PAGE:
But the best part of all was the cemetery. A little off the old road, through tall dead and dried weeds and thickets abundant with poison ivy, we discovered tombstones that were very old. I’m sure, thinking back, that we must have run or rode directly home, after making this discovery, to get our older sisters to help us read them. My two brothers and I did everything together, but reading and making sense of these tombstones was quite beyond us.

Some of the tombstones dated from the early 18th century, and even at my youthful age, I could appreciate the significance of what I was reading. We were particularly fascinated with the girl who died “Swallowing her tongue.” Or the many people who died from journeys from places like Maryland. I knew that from Maryland to Connecticut really wasn’t that far away. It was so intriguing. I’ve always hated history and tried my best to survive any history course with a passing grade, and then block the experience out of my mind, and usually have had great success. I took it in college, a requirement to graduate, and even if put on a witness stand, I couldn’t tell you anything about the professor or the students, or the material. But this cemetery and the things we read had such a deep impression on me. When we walked through that small graveyard, pushing aside leaves and bending down to scrape away the lichen to read the stone face, that had leaned forward almost to the ground, as if in sorry lament that no one cared anymore, we were hushed and respectful. Even our steps were carefully placed, not knowing what or whom we might be stepping on.

But I haven’t even gotten to the gate. The gate was on the other side of this great property. This was the home place of the former owner who had originally owned all the land that was now broken up into streets and neighborhoods. But this magnificent house and a part of its large piece of property still stood. To go to the gate we had to risk going quite close to the house, so we didn’t do it that often. But we loved to visit Dianna. We wouldn’t have known it was Dianna if I hadn’t brought my girl friend from down the street, who actually listened to the teacher in history class, my mind and eyes were always out the window, and learned about Dianna, the goddess of war. If my teacher had taken us to a statute like the one we found through this gate, of this magnificent woman and her dog, holding back this dog as if it were about to terrorize the world, and holding a spear in her other hand, well, I’d have been the best in the class. The teacher would have had to use the strength of Dianna to hold me back from blurting out all the right answers.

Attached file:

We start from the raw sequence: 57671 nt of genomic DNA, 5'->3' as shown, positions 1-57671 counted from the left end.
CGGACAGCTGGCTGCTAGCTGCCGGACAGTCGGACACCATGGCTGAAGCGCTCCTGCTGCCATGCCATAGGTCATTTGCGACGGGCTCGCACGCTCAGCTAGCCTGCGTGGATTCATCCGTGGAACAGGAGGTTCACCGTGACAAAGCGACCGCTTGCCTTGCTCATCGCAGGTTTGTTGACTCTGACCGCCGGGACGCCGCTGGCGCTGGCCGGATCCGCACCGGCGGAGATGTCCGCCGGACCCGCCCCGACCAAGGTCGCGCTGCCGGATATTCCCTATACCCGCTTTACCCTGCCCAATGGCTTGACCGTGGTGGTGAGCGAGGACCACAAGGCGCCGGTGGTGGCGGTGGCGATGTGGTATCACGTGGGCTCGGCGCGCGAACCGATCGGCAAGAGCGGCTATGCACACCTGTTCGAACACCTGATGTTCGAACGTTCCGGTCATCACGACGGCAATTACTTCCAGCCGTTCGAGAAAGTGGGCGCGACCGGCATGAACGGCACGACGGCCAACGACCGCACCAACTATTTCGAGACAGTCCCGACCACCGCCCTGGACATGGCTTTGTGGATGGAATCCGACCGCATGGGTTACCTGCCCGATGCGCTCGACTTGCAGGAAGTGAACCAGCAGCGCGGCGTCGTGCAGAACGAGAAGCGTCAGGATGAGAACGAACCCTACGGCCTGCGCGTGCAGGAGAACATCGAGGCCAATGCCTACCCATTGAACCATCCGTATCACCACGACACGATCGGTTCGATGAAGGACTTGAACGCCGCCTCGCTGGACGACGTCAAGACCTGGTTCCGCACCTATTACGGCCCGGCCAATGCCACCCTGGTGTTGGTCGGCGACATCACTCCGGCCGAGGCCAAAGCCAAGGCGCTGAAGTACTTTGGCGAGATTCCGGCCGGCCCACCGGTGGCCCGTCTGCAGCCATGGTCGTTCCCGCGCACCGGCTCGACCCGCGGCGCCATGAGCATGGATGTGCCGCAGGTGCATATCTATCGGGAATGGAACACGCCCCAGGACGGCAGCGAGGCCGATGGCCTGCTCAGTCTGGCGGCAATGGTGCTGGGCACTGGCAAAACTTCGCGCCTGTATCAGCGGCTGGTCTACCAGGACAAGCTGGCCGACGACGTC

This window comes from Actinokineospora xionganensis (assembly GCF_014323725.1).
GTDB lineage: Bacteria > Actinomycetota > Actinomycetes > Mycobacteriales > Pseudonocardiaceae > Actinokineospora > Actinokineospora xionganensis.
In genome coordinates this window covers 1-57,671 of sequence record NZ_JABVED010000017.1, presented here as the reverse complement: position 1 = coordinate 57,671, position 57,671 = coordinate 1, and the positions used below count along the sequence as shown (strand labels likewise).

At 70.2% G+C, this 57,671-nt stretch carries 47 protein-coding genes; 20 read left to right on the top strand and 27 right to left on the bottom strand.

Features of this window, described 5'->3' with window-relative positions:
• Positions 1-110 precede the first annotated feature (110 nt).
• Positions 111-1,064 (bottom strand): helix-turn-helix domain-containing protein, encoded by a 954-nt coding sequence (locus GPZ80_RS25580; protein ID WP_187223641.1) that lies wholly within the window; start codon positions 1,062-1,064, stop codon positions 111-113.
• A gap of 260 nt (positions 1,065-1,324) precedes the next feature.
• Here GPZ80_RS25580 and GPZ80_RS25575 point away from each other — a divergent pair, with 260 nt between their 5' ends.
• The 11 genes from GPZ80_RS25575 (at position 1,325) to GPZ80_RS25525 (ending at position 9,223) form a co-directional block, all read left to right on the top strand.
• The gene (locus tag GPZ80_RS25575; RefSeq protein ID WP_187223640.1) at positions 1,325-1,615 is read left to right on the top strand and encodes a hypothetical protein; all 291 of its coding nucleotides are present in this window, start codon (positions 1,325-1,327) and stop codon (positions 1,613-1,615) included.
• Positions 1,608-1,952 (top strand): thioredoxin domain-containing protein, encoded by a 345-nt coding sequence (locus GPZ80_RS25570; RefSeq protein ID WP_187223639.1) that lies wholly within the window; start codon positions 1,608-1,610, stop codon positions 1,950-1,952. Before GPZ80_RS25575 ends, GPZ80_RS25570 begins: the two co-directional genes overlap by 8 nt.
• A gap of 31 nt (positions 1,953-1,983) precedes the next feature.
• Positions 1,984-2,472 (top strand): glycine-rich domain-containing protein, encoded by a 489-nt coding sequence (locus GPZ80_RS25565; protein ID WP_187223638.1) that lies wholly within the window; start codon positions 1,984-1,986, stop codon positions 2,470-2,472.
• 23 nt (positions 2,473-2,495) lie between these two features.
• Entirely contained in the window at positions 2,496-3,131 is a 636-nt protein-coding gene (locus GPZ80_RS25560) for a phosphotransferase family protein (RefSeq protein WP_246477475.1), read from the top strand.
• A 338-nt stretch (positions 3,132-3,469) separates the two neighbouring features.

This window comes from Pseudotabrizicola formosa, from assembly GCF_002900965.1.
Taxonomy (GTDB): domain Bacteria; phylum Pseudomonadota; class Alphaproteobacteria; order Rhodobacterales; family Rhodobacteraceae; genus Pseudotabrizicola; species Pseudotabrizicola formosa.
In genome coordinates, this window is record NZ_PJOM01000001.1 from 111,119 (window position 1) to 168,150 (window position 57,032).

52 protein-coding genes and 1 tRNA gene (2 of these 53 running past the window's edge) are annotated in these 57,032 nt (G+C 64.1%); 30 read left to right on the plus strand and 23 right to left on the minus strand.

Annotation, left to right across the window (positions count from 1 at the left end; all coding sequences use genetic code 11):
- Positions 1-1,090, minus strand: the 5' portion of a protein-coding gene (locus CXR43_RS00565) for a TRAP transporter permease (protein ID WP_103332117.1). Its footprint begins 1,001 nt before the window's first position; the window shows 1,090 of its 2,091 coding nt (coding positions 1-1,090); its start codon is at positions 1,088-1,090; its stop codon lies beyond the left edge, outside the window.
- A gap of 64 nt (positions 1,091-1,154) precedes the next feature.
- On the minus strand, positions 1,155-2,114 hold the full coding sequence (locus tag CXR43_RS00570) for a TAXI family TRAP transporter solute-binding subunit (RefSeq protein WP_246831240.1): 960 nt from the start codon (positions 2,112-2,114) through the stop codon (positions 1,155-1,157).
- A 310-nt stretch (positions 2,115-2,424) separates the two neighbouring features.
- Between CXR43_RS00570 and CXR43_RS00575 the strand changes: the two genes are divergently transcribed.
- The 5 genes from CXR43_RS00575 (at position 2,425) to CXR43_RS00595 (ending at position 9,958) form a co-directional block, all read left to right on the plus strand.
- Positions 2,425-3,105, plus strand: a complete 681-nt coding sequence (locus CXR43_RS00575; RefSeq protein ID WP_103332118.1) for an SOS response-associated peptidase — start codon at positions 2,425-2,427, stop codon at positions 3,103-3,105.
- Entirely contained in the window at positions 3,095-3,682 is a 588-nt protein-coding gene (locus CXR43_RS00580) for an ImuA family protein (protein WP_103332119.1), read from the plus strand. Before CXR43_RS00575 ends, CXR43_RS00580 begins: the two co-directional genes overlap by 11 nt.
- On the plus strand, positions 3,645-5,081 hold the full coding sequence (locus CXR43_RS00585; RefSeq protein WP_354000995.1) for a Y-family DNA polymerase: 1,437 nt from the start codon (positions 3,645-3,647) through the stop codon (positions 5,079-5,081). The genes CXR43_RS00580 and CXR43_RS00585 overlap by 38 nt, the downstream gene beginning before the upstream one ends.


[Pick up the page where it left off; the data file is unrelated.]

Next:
We had to go through a large cast iron, elaborately decorated with a million curlicues, gate. I never could remember how to unlock it, so if it did unlock I was surprised. That gave it an element of another force, out of my hands, that helped decide if I could enter. I went up to the gate and pushed and pulled, lifted and twisted, and sometimes it would then open. I’d silently look at my brothers, my co-conspirators, and then walk through. I know at times I even dared to go there by myself. It was the most peaceful, magical place ever. After passing through the gate, we walked down the grassy path straight to some old stone stairs. Up the stairs, and into the gazebo I’d step, with the large Dianne holding back her dog in the center. At the back was a wicker bench swing and I’d sit and visit with Dianna. Her presence was comforting and befriending, There was something so powerful and strong, she was so powerful and strong, that I gave myself to her and lost myself too. Our time together was transporting and other worldly. Maybe it was like what nuns get when they sit in their sacred gardens and pray to statues of Mary or Jesus or St. Francis. But I got it with Dianna. She would prevail! She was so solid, never-changing, never troubling nor troubled. She asked no questions, but only confirmed what I knew deep inside me.

That it was all okay.